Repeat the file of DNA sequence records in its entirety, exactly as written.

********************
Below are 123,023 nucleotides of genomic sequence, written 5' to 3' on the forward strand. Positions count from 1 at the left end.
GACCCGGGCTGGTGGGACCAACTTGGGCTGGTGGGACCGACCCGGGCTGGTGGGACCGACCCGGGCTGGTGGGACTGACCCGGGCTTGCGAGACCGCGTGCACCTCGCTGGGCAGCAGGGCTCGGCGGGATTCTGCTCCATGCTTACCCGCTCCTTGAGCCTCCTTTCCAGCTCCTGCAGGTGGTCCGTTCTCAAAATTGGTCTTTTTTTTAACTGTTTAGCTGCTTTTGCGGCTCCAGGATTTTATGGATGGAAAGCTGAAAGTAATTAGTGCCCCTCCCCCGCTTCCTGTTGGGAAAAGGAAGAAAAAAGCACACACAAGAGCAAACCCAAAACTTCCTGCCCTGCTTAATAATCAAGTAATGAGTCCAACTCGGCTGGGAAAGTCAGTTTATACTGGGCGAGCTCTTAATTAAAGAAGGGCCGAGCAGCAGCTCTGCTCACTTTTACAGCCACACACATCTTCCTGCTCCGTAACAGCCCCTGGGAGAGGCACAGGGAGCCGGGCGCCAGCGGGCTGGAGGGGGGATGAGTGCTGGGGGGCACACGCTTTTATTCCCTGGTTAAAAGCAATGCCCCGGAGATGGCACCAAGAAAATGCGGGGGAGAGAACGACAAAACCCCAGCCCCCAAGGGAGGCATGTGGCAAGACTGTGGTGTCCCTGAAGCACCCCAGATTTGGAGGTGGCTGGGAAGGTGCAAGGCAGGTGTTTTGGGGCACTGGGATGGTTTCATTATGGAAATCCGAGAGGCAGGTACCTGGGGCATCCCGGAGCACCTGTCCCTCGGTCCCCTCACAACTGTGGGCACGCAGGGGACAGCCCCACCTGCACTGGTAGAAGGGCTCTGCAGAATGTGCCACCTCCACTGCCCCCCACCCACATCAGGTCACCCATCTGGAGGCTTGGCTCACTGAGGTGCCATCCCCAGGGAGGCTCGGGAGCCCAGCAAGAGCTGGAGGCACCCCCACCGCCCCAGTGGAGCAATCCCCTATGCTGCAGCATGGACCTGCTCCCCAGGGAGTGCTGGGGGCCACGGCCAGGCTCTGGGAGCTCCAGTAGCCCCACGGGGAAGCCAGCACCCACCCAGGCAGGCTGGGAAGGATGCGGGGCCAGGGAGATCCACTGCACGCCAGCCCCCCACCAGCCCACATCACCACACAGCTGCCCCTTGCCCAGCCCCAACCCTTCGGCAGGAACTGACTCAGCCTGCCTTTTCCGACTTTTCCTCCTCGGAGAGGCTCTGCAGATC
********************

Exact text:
Below are 123,023 nucleotides of genomic sequence, written 5' to 3' on the forward strand. Positions count from 1 at the left end.
GACCCGGGCTGGTGGGACCAACTTGGGCTGGTGGGACCGACCCGGGCTGGTGGGACCGACCCGGGCTGGTGGGACTGACCCGGGCTTGCGAGACCGCGTGCACCTCGCTGGGCAGCAGGGCTCGGCGGGATTCTGCTCCATGCTTACCCGCTCCTTGAGCCTCCTTTCCAGCTCCTGCAGGTGGTCCGTTCTCAAAATTGGTCTTTTTTTTAACTGTTTAGCTGCTTTTGCGGCTCCAGGATTTTATGGATGGAAAGCTGAAAGTAATTAGTGCCCCTCCCCCGCTTCCTGTTGGGAAAAGGAAGAAAAAAGCACACACAAGAGCAAACCCAAAACTTCCTGCCCTGCTTAATAATCAAGTAATGAGTCCAACTCGGCTGGGAAAGTCAGTTTATACTGGGCGAGCTCTTAATTAAAGAAGGGCCGAGCAGCAGCTCTGCTCACTTTTACAGCCACACACATCTTCCTGCTCCGTAACAGCCCCTGGGAGAGGCACAGGGAGCCGGGCGCCAGCGGGCTGGAGGGGGGATGAGTGCTGGGGGGCACACGCTTTTATTCCCTGGTTAAAAGCAATGCCCCGGAGATGGCACCAAGAAAATGCGGGGGAGAGAACGACAAAACCCCAGCCCCCAAGGGAGGCATGTGGCAAGACTGTGGTGTCCCTGAAGCACCCCAGATTTGGAGGTGGCTGGGAAGGTGCAAGGCAGGTGTTTTGGGGCACTGGGATGGTTTCATTATGGAAATCCGAGAGGCAGGTACCTGGGGCATCCCGGAGCACCTGTCCCTCGGTCCCCTCACAACTGTGGGCACGCAGGGGACAGCCCCACCTGCACTGGTAGAAGGGCTCTGCAGAATGTGCCACCTCCACTGCCCCCCACCCACATCAGGTCACCCATCTGGAGGCTTGGCTCACTGAGGTGCCATCCCCAGGGAGGCTCGGGAGCCCAGCAAGAGCTGGAGGCACCCCCACCGCCCCAGTGGAGCAATCCCCTATGCTGCAGCATGGACCTGCTCCCCAGGGAGTGCTGGGGGCCACGGCCAGGCTCTGGGAGCTCCAGTAGCCCCACGGGGAAGCCAGCACCCACCCAGGCAGGCTGGGAAGGATGCGGGGCCAGGGAGATCCACTGCACGCCAGCCCCCCACCAGCCCACATCACCACACAGCTGCCCCTTGCCCAGCCCCAACCCTTCGGCAGGAACTGACTCAGCCTGCCTTTTCCGACTTTTCCTCCTCGGAGAGGCTCTGCAGATC